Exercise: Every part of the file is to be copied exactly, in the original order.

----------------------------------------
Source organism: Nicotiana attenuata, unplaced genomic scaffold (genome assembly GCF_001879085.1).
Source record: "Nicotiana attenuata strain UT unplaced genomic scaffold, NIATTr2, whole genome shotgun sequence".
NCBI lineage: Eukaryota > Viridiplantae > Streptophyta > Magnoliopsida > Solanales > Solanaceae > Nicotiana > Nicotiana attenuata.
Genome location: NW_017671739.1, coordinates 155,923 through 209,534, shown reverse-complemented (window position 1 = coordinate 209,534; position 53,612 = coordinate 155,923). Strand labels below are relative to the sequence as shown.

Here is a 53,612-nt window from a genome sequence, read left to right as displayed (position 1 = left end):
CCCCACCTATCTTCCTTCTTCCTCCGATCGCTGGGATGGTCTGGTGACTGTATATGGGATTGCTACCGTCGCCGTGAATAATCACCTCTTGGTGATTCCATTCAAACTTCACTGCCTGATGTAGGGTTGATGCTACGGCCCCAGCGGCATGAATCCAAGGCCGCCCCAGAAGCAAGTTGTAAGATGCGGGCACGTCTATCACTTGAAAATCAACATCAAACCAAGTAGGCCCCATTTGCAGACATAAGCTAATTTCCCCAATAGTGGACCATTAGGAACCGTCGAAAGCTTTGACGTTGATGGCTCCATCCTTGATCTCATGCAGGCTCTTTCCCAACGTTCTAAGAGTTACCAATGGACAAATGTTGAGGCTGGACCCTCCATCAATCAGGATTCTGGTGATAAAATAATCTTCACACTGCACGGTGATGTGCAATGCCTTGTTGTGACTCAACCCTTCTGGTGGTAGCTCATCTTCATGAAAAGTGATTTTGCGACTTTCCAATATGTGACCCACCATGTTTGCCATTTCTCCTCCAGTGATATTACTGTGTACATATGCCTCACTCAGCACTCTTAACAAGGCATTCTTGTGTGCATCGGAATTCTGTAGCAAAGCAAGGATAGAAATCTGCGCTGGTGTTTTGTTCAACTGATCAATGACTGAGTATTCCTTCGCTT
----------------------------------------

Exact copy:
Source organism: Nicotiana attenuata, unplaced genomic scaffold (genome assembly GCF_001879085.1).
Source record: "Nicotiana attenuata strain UT unplaced genomic scaffold, NIATTr2, whole genome shotgun sequence".
NCBI lineage: Eukaryota > Viridiplantae > Streptophyta > Magnoliopsida > Solanales > Solanaceae > Nicotiana > Nicotiana attenuata.
Genome location: NW_017671739.1, coordinates 155,923 through 209,534, shown reverse-complemented (window position 1 = coordinate 209,534; position 53,612 = coordinate 155,923). Strand labels below are relative to the sequence as shown.

Here is a 53,612-nt window from a genome sequence, read left to right as displayed (position 1 = left end):
CCCCACCTATCTTCCTTCTTCCTCCGATCGCTGGGATGGTCTGGTGACTGTATATGGGATTGCTACCGTCGCCGTGAATAATCACCTCTTGGTGATTCCATTCAAACTTCACTGCCTGATGTAGGGTTGATGCTACGGCCCCAGCGGCATGAATCCAAGGCCGCCCCAGAAGCAAGTTGTAAGATGCGGGCACGTCTATCACTTGAAAATCAACATCAAACCAAGTAGGCCCCATTTGCAGACATAAGCTAATTTCCCCAATAGTGGACCATTAGGAACCGTCGAAAGCTTTGACGTTGATGGCTCCATCCTTGATCTCATGCAGGCTCTTTCCCAACGTTCTAAGAGTTACCAATGGACAAATGTTGAGGCTGGACCCTCCATCAATCAGGATTCTGGTGATAAAATAATCTTCACACTGCACGGTGATGTGCAATGCCTTGTTGTGACTCAACCCTTCTGGTGGTAGCTCATCTTCATGAAAAGTGATTTTGCGACTTTCCAATATGTGACCCACCATGTTTGCCATTTCTCCTCCAGTGATATTACTGTGTACATATGCCTCACTCAGCACTCTTAACAAGGCATTCTTGTGTGCATCGGAATTCTGTAGCAAAGCAAGGATAGAAATCTGCGCTGGTGTTTTGTTCAACTGATCAATGACTGAGTATTCCTTCGCTT